Ireland needs to play its hand deftly and aggressively during the EU-wide Brexit negotiations. Irish interests in the Brexit process, post-vote, differ from those of other EU states. For EU enthusiasts in states with limited UK trade, a tempting strategy for preventing a NEXT-IT (Netherlands, Austria, Denmark, etc.) is to punish the UK via a spiteful exit deal. That would be a disaster for Ireland due to spillovers. Ireland needs to fight hard to let the UK be allowed a smooth and minimally-disruptive exit, not face a mini trade war. Ireland would be hit very badly in the crossfire.
Details of the macroprudential bank regulation conference this Friday are here. The conference begins at 10 am with an interactive poster session and a chance to meet other attendees.
The IMF has released its latest post-program monitoring report for Ireland. What is notable in the report is how it highlights the still very-high-risk profile of the Irish banking sector, and the policy quandary regarding encouraging housing construction without endangering another Irish banking sector crash over the medium term. Despite a strong, three-year-long domestic economic expansion, Irish mortgage loans remain an unusually risky asset class.
A conference with the theme Macroprudential regulation: policy dynamics and limitations will be held on Friday January 29th, 2016, at the Institute of Banking, North Wall Quay, Dublin, organized by the Financial Mathematics and Computation Cluster, the Department of Economics, Finance & Accounting at Maynooth University and the UCD School of Business at University College Dublin. The conference schedule appears below.
There are no attendance fees for the conference, but attendees need to register. We are grateful to the Science Foundation of Ireland and the Irish Institute of Banking for their generous support of this conference. The Financial Mathematics Computation Cluster is a collaboration between University College Dublin, Maynooth University, Dublin City University and industry partners, with support from the Science Foundation of Ireland.
10:00 – 10:30 Registration and poster session
10:30 – 10:35 Welcome and introduction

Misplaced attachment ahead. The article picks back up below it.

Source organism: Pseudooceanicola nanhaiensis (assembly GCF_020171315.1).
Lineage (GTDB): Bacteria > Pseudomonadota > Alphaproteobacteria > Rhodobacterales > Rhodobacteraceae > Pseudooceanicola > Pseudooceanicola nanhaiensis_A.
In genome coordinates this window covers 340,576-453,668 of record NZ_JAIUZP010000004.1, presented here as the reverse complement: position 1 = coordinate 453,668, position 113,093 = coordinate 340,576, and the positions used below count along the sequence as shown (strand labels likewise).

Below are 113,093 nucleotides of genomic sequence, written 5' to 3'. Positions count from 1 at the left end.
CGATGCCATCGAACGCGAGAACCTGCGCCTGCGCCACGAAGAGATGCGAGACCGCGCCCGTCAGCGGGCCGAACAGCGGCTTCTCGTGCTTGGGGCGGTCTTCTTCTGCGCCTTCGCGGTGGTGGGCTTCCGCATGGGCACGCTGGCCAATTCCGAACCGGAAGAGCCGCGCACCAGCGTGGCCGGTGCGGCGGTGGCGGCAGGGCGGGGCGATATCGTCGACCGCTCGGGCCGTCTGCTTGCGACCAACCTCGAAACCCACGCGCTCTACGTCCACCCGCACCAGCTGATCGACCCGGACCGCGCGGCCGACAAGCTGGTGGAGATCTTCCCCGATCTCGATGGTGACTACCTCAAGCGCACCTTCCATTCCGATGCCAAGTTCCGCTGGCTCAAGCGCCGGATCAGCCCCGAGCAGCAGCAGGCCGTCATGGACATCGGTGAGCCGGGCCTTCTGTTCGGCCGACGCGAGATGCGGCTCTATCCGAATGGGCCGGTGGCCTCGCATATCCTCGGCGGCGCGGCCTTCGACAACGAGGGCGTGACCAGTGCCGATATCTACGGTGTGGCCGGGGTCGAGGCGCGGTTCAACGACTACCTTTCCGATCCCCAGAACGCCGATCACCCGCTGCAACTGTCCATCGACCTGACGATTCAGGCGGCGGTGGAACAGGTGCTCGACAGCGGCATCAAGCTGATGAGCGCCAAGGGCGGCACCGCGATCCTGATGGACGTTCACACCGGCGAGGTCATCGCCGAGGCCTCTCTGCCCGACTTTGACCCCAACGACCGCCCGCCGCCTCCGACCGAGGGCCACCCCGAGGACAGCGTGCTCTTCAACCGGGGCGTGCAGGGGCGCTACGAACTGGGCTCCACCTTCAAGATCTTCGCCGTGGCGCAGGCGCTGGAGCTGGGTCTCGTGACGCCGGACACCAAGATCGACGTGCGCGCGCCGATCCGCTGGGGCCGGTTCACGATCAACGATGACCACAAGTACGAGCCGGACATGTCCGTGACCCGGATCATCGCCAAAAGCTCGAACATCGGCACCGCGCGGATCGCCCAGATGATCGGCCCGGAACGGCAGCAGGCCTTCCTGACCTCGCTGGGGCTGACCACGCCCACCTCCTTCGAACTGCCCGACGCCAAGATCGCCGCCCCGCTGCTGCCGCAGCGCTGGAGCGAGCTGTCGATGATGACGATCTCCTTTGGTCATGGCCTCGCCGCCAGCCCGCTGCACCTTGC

Theme 1: Measuring Macroprudential Policy Needs and Policy Effectiveness
10:35 – 10:55 Marcelo Fernandes (Queen Mary University), “Response to supervisory stress tests”
10:55 – 11:15 John Fell (European Central Bank), “Credit flow restrictions: Implementation and coordination issues”
11:15 – 11:25 Coffee break
11:25– 11:45 Scott Frame (US Federal Reserve), “The failure of supervisory stress testing: Fannie Mae, Freddie Mac, and OFHEO”
11:45 – 12:05 Eugenio Cerruti (International Monetary Fund), “The Use and effectiveness of macroprudential policies: New evidence”
12:05 – 12:25 Panel discussion
12:25 – 13:25 Buffet lunch and poster session
Theme 2: Housing Markets and Macroprudential Policy
13:25 – 13:45 Gabriel Brunneau (Bank of Canada), “Housing market dynamics and macroprudential policy”
13:45 – 14:05 Kieran McQuinn (Economic and Social Research Institute), “Macroprudential policy in a recovering market: Too much too soon”
14:05 – 14:15 Coffee break
14:15 – 14:35 Christoph Basten (Swiss Financial Supervisory Authority), “Countercyclical capital buffers in Switzerland”
14:35 – 14:55 Angus Foulis (Bank of England), “The role of credit in the US housing boom: Insights from tiered housing data”
14:55 – 15:15 Panel discussion
15:15 – 15:20 Closing remarks
Congratulations to Philip, and good luck in his important new role.
Eduardo Porter, one of the most highly respected economic analysts in the US media, has an interesting, thoughtful new article on European immigration pressures. He argues that European economies and societies need to prepare for large-scale immigration from Africa, the Middle East, and South Asia. These regions are close to Europe, are notably poor by world standards, and have a forecast population increase of three billion in coming decades, on top of the large increases which have already occurred in the recent past. Porter argues that attempts to stop completely this migration pressure will not succeed, and instead Europe should try to adjust to an inevitable large inflow.
There is a brief article in Bloomberg Business today about the search for a new Irish Central Bank governor.
“Ireland is about to deliver evidence on whether, nearly two years after regaining its economic sovereignty, much has really changed. …… Noonan’s dilemma now is whether to move back to the pre-crisis mode of finding a governor from inside the civil service, or repeat the Honohan recipe and appoint another outsider.”
The Paddy Power betting odds are discussed. As a financial economist, I am forbidden by the Efficient Market Theory from making gambling bets, but perhaps some of the labour/macro economists might want to take a punt.
I had an earlier post on the strategic issues around this appointment. The recent China-related volatility in financial markets is the latest difficult policy problem confronting monetary authorities in Europe and globally. Ireland should appoint someone as governor who can serve both domestically and also contribute to ECB council deliberations.
Since some readers will know some of the people mentioned personally, I blocked the comments feature.